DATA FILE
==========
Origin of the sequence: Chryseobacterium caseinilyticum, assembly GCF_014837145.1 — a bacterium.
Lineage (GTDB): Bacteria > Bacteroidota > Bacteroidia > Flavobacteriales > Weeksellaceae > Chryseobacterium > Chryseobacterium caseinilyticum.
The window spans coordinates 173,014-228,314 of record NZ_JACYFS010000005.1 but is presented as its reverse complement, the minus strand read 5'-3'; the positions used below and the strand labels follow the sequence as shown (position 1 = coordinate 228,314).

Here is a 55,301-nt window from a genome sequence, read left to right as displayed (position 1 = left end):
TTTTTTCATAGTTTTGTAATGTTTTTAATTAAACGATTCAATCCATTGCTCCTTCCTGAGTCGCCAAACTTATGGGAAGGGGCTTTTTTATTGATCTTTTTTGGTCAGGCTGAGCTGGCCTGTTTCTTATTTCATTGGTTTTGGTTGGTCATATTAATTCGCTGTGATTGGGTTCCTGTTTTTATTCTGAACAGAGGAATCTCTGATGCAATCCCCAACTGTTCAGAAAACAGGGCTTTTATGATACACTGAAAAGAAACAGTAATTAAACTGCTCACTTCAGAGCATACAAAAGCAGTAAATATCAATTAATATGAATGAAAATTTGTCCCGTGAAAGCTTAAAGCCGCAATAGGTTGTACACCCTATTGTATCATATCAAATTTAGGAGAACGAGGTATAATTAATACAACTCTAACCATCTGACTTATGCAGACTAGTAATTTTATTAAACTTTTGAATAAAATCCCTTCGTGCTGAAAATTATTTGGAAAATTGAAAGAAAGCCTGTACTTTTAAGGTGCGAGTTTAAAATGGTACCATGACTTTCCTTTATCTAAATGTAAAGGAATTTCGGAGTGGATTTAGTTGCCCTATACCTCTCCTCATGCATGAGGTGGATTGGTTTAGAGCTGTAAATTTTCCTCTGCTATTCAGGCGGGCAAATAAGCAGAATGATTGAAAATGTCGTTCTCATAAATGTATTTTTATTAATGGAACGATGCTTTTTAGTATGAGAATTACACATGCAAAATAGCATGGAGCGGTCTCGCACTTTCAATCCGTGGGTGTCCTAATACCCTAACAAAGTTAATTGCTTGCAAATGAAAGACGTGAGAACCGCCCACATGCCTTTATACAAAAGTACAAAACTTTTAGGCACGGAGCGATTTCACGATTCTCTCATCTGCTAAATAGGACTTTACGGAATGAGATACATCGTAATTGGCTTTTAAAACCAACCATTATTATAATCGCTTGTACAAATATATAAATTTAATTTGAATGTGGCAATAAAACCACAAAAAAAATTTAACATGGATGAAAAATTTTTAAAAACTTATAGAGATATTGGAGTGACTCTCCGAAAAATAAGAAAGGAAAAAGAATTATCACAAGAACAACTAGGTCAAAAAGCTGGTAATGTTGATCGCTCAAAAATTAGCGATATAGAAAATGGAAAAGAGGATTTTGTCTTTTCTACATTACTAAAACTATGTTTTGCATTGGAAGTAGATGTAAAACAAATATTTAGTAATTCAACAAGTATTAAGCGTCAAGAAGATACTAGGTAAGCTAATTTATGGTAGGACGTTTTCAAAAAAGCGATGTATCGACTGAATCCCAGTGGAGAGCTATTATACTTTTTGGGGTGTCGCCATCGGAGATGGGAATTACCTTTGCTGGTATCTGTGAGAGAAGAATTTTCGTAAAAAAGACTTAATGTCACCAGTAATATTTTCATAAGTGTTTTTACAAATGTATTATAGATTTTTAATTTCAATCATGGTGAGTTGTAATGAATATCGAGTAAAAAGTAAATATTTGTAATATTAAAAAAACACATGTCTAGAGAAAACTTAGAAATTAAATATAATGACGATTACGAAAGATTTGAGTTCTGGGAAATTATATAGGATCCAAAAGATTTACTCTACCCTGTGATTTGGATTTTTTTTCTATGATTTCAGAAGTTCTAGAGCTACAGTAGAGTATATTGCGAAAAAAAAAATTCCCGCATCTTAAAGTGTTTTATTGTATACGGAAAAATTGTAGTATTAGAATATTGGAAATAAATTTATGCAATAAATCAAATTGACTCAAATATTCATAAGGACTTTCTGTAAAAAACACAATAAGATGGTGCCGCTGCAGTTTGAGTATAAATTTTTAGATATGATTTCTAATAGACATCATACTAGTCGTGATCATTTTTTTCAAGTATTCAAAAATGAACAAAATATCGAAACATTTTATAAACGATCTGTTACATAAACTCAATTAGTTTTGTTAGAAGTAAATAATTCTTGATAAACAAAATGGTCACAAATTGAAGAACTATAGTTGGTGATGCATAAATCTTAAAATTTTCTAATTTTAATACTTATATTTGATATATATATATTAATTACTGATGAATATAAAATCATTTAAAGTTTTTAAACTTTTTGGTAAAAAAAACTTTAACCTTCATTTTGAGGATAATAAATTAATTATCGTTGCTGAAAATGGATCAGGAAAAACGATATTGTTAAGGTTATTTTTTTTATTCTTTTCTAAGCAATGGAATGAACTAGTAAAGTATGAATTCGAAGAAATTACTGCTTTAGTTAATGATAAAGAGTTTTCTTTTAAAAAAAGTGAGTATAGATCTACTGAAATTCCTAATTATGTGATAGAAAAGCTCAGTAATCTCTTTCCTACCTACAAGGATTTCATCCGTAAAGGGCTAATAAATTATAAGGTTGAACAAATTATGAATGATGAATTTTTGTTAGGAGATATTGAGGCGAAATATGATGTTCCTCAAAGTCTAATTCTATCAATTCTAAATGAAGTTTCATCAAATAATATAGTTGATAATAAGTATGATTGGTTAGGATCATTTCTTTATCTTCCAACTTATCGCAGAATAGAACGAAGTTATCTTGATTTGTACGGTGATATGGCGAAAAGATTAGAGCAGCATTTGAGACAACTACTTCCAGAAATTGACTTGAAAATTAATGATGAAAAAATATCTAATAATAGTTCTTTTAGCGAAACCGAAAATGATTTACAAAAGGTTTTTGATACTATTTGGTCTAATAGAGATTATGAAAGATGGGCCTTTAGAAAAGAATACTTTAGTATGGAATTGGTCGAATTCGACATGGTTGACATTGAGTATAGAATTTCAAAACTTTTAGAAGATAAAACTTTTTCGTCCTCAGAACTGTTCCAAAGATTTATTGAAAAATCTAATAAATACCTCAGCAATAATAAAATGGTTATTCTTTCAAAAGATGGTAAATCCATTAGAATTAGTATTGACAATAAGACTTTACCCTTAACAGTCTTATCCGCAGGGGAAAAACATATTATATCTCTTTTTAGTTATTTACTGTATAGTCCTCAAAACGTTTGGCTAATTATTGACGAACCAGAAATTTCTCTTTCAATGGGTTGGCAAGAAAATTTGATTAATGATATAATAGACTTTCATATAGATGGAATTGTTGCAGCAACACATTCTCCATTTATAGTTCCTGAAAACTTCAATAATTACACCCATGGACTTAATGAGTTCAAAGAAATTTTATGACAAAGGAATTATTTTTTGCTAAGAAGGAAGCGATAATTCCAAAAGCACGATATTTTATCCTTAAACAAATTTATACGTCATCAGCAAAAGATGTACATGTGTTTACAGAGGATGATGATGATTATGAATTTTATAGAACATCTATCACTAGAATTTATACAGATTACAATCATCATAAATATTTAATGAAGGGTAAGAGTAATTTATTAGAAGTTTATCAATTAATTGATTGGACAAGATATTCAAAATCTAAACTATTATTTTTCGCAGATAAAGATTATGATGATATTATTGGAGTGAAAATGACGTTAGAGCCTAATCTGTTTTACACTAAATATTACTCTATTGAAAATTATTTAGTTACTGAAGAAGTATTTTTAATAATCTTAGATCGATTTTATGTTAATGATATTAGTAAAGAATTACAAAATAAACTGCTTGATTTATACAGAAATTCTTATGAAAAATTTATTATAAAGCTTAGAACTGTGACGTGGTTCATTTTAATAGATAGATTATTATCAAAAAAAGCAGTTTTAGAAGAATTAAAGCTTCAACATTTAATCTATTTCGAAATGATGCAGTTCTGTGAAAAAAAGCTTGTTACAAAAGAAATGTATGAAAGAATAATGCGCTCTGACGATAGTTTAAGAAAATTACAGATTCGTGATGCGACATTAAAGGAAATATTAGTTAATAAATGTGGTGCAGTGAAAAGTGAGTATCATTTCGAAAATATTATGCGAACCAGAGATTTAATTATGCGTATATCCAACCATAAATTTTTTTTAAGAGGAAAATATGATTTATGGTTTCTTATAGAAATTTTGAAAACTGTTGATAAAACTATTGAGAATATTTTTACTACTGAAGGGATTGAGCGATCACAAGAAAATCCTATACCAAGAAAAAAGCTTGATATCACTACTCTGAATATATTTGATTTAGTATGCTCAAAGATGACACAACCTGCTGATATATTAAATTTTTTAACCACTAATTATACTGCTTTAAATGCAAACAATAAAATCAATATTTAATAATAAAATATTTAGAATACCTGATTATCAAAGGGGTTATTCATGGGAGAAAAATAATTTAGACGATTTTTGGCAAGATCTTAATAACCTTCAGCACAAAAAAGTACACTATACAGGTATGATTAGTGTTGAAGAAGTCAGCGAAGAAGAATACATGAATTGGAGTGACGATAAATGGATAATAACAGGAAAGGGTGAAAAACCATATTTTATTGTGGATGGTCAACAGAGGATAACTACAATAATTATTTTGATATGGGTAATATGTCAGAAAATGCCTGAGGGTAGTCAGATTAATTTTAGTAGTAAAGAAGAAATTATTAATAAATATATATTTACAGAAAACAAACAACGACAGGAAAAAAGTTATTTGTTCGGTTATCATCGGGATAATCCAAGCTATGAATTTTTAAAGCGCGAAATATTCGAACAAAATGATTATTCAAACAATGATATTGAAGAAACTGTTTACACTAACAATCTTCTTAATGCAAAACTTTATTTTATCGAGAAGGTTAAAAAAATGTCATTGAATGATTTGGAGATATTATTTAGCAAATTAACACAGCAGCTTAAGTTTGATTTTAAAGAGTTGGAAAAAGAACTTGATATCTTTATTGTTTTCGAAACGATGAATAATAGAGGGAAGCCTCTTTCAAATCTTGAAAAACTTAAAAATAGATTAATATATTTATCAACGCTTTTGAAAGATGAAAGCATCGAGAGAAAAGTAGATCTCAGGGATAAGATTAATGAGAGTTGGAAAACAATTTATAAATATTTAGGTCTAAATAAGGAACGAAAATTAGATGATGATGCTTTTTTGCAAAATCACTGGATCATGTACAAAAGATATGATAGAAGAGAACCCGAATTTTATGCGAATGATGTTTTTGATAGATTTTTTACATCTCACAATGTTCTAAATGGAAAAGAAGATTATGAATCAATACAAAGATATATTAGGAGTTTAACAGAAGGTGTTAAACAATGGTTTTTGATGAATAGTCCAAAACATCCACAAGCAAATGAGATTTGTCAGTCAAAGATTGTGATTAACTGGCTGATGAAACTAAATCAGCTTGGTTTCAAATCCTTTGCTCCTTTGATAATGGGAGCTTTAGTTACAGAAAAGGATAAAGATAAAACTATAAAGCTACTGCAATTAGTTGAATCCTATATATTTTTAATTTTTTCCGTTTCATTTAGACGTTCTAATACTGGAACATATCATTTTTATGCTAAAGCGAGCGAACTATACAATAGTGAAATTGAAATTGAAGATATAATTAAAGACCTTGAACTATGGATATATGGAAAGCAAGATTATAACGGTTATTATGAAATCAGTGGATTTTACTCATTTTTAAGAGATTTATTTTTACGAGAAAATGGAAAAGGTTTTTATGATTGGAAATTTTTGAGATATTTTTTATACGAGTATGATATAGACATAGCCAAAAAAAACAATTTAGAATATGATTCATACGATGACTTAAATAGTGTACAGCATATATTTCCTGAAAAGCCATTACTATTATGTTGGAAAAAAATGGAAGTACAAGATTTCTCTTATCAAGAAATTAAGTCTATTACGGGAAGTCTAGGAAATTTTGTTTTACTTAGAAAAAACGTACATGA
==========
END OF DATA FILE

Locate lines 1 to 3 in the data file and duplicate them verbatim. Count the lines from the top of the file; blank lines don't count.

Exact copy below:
Origin of the sequence: Chryseobacterium caseinilyticum, assembly GCF_014837145.1 — a bacterium.
Lineage (GTDB): Bacteria > Bacteroidota > Bacteroidia > Flavobacteriales > Weeksellaceae > Chryseobacterium > Chryseobacterium caseinilyticum.
The window spans coordinates 173,014-228,314 of record NZ_JACYFS010000005.1 but is presented as its reverse complement, the minus strand read 5'-3'; the positions used below and the strand labels follow the sequence as shown (position 1 = coordinate 228,314).